When we write *e* we're capturing that entire process in a single number -- e represents all the whole rigmarole of continuous growth. So really, e^{x} is saying "start at 1 and grow continuously at 100% for x seconds", and starts from 1 like we want.

**But what does i as an exponent do?**

For a regular exponent like 3^{4} we ask:

- What is the implicit growth rate? We're growing from 1 to 3 (the base of the exponent).
- How do we
**change**that growth rate? We scale it by 4x (the power of the exponent).

We can convert our growth into "e" format: our instantaneous rate is ln(3), and we increase it to ln(3) * 4. Again, the top exponent (4) just scaled our growth rate.

When the top exponent is i (as in 3^{i}), we just multiply our implicit growth rate by i. So instead of growing at plain old ln(3), we're growing at ln(3) * i.

The top part of the exponent *modifies* the implicit growth rate of the bottom part.

## The Nitty Gritty Details

Let's take a closer look. Remember this definition of *e*:

That 1/n represents the interest we earned in each microscopic period. We assumed the interest was real -- but what if it were imaginary?

Now, our newly formed interest adds to us in the 90-degree direction. Surprisingly, this does not change our length -- this is a tricky concept, because it appears to make a triangle where the hypotenuse must be larger. We're dealing with a limit, and the extra distance is within the error margin we specify. This is something I want to tackle another day, but take my word: continuous perpendicular growth will rotate you. This is the heart of sine and cosine, where your change is perpendicular to your current position, and you move in a circle.

We apply *i* units of growth in infinitely small increments, each pushing us at a 90-degree angle. There is no "faster and faster" rotation - instead, we crawl along the perimeter a distance of |i| = 1 (magnitude of i).

And hey -- the distance crawled around a circle is an angle in radians! We've found another way to describe circular motion!

**To get circular motion:** Change continuously by rotating at 90-degree angle (aka imaginary growth rate).

So, Euler's formula is saying "exponential, imaginary growth traces out a circle". And this path is the same as moving in a circle using sine and cosine in the imaginary plane.

In this case, the word "exponential" is confusing because we travel around the circle at a constant rate. In most discussions, exponential growth is assumed to have a cumulative, compounding effect.

## Some Examples

You don't really believe me, do you? Here's a few examples, and how to think about them intuitively.

**Example: e ^{i}**

Where's the x? Ah, it's just 1. Intuitively, without breaking out a calculator, we know that this means "travel 1 radian along the unit circle". In my head, I see "e" *trying* to grow 1 at 100% all in the same direction, but i keeps moving the ball and forces "1" to grow along the edge of a circle:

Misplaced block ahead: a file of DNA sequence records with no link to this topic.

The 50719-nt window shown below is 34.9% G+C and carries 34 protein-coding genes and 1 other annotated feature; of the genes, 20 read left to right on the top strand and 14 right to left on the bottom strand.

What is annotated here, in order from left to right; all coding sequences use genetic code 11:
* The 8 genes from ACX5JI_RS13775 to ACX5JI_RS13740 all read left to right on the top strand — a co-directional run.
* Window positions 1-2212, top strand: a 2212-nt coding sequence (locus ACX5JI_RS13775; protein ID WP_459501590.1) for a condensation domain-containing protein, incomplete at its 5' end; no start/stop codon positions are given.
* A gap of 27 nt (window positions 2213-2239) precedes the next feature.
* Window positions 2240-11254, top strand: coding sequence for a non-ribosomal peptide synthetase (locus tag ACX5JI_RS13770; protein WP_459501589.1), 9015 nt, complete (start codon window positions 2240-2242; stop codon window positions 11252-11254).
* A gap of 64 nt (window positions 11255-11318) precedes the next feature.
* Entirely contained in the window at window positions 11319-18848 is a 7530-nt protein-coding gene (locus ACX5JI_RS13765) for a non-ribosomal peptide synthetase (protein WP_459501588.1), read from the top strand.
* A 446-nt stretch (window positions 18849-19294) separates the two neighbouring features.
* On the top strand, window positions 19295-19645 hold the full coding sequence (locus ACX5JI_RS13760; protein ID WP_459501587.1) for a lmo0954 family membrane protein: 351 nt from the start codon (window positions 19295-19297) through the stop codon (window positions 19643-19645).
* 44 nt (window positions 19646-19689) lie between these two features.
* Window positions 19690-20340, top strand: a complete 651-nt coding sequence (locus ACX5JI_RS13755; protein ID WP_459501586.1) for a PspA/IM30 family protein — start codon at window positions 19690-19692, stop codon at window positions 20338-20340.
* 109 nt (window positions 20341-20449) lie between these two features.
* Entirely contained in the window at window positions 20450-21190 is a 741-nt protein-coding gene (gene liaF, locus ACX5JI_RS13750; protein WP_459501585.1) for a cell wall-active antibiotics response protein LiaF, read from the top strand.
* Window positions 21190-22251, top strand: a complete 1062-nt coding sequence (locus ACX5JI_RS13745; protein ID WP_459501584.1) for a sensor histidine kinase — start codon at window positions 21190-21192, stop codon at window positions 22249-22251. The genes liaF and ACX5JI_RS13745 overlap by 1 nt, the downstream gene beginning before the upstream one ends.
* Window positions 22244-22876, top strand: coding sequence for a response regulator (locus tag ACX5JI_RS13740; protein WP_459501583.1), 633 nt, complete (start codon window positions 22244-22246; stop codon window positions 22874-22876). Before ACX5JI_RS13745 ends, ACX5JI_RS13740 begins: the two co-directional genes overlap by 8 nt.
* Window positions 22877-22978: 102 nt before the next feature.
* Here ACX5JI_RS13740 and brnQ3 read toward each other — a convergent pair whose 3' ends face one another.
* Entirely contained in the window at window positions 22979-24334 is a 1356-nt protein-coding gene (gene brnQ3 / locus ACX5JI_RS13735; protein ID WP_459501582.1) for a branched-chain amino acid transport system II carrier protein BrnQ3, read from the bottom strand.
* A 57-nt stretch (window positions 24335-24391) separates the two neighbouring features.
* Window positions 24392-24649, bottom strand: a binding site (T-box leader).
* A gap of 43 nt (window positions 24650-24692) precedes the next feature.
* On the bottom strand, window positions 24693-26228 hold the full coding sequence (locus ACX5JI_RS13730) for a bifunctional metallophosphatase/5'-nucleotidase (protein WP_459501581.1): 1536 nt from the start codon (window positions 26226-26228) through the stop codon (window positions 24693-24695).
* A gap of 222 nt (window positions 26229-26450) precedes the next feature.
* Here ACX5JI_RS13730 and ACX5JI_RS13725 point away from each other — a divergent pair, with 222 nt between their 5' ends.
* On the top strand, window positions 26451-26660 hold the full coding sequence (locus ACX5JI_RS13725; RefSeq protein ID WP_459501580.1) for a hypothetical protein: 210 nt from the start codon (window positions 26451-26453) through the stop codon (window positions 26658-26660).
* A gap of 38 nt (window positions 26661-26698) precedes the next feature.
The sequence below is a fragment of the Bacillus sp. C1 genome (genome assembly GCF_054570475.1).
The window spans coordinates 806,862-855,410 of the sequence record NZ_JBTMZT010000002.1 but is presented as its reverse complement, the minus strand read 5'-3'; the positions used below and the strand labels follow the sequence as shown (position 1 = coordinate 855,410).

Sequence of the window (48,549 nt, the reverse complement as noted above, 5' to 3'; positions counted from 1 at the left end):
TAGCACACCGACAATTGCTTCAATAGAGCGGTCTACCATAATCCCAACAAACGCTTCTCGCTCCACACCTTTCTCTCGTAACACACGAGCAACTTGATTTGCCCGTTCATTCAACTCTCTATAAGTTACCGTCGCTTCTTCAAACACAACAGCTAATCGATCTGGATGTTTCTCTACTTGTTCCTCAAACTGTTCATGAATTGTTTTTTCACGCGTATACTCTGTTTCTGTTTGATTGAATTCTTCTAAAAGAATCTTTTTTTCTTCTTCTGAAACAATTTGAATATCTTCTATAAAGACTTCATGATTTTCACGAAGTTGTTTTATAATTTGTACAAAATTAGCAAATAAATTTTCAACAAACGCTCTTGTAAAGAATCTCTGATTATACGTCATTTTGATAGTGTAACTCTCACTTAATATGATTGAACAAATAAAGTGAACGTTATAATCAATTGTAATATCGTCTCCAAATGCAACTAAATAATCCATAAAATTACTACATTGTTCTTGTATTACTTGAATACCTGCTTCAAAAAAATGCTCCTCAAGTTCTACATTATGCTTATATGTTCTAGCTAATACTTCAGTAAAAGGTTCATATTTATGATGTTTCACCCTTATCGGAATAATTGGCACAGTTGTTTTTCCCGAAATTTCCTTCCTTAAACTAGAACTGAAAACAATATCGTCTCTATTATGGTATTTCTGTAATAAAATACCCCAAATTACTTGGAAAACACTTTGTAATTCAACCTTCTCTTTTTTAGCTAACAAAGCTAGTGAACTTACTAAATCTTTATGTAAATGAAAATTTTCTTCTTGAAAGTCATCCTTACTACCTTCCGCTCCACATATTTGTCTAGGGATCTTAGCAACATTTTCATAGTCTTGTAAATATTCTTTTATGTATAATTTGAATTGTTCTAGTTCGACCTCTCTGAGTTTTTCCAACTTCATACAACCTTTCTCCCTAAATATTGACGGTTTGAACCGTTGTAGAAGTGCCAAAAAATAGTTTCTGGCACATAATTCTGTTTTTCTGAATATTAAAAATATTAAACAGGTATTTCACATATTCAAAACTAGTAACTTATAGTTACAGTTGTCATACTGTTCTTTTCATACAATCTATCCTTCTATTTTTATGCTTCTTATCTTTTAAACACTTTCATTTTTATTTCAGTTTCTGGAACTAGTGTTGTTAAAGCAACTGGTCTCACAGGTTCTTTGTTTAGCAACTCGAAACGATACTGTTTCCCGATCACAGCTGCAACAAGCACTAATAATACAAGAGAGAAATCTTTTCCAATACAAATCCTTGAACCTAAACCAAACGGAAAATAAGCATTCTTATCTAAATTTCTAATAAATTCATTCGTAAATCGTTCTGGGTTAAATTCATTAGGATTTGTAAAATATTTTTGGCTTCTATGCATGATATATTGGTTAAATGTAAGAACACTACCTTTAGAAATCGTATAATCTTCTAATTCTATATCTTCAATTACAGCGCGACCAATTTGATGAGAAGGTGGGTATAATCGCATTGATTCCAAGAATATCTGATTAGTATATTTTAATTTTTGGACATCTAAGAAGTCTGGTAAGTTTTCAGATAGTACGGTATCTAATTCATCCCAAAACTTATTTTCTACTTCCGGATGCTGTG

Not the prettiest number, but there it is. Remember to put your calculator in radian mode when punching this in.

**Example: 3 ^{i}**

This is tricky -- it's not in our standard format. But remember,

We want an initial growth of 3x at the end of the period, or an instantaneous rate of ln(3). But, the *i* comes along and changes that rate of ln(3) to "i * ln(3)":

We *thought* we were going to transform at a regular rate of ln(3), a little faster than 100% continuous growth since e is about 2.718. But oh no, *i* spun us around: now we're transforming at an imaginary rate which means we're just rotating about. If *i* was a regular number like 4, it would have made us grow 4x faster. Now we're growing at a speed of ln(3), but sideways.

We should expect a complex number on the unit circle -- there's nothing in the growth rate to increase our size. Solving the equation:

So, rather than ending up "1" unit around the circle (like e^{i}) we end up ln(3) units around.

**Example: i ^{i}**

A few months ago, this would have had me tears. Not today! Let's break down the transformations:

We start with 1 and want to change it. Like solving 3^{i}, what's the instantaneous growth rate represented by *i* as a base?

Hrm. Normally we'd do ln(x) to get the growth rate needed to reach x it the end of 1 unit of time. But for an imaginary rate? We need to noodle this over.

In order to start with 1 and grow to *i* we need to start rotating at the outset. How fast? Well, we need to get 90 degrees (pi/2 radians) in 1 unit of time. So our rate is i frac(π)(2). Remember our rate must be imaginary since we're rotating, not growing! Plain old "pi/2" is about 1.57 and results in regular growth.

This should make sense: to turn 1.0 to *i* at the end of 1 unit, we should rotate frac(π)(2) radians (90 degrees) in that amount of time. So, to get "i" we can use e^{i frac(π}(2)).

Phew. That describes i as the base. How about the exponent?

Well, the *other* i tells us to change our rate -- yes, that rate we spent so long figuring out! So rather than rotating at a speed of i frac(pi)(2), which is what a base of *i* means, we transform the rate to:

The i's cancel and make the growth rate real again! We rotated our rate and pushed ourselves into the negative numbers. And a negative growth rate means we're shrinking -- we should expect i^{i} to make things smaller. And it does:

Tada! (Search "i^i" on Google to use its calculator)

Take a breather: You can intuitively figure out how imaginary bases and imaginary exponents should behave. Whoa.

And as a bonus, you figured out ln(i) -- to make e^{x} become i, make e rotate frac(π)(2) radians.

**Example: (i^i)^i**